Strength from the Ground
In my teaching over the past year, uncovering inherent strength has become the organizing principle.
My mentor Jeff Haller, PhD, first pointed me in this direction. It’s the central theme of his advanced training program. He said, “if I train myself in any exercise system, and I’m sloppy in the way I provide support for myself, all I will do is train muscles based on supporting myself the way I am accustomed to.”
In other words, if I don’t improve my relationship to the ground, I’ll strengthen habits of self-use which don’t serve me and might actually harm me—which is how I sprained my ankle playing squash. (By the way, I then got up and finished the game: don’t do that!)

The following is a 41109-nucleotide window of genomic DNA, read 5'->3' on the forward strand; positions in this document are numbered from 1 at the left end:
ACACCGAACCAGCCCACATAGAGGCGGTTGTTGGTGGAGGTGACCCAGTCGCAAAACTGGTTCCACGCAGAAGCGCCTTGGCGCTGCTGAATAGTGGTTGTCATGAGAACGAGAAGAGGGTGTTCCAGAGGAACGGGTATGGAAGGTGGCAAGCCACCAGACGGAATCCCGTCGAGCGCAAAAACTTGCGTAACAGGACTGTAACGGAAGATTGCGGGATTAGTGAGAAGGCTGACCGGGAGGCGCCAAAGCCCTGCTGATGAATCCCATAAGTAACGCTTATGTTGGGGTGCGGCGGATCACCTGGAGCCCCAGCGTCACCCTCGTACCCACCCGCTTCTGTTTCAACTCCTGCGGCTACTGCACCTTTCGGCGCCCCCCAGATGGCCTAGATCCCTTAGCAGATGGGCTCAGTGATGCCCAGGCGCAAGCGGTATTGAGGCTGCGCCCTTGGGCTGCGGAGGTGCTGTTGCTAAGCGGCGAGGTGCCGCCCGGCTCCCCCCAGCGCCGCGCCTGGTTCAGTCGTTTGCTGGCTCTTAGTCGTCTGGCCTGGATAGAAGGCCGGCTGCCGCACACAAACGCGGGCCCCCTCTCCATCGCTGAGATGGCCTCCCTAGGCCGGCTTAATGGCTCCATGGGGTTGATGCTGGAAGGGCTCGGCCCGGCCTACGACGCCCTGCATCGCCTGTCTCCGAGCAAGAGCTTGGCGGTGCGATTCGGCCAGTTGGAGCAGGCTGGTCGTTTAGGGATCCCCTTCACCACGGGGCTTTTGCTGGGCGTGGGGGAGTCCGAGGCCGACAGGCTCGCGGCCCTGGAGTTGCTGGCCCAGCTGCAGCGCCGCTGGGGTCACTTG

(Find the complete interview with Jeff here.)
Are Humans Machines?
Recently I’ve begun reading an excellent book which delves into the question from a slightly different angle: how do we define fitness? Author Edward Yu answers the question in depth. He looks at how the West has defined health, fitness, beauty, and the human body over a period of centuries, to see how we’ve arrived at the point where for many these are synonymous. As a martial artist, runner, and Feldenkrais practitioner, he asks, what are we fit for?
He writes: “If I am considered fit enough to be on a magazine cover, does that also make me fit for the rest of life, which occurs outside of the confines of 8 1/2 x 11 inches? Should Albert Einstein, who probably never performed a single push-up, be deemed unfit?”
How we came to equate our physical selves with machines (thank you, Descartes!) is key to Edward’s analysis of the contemporary conflation of fit/health/beauty.
Read the prologue to his book, The Mass Psychology of Fittism: Fitness, Evolution, and the First Two Laws of Thermodynamics, here.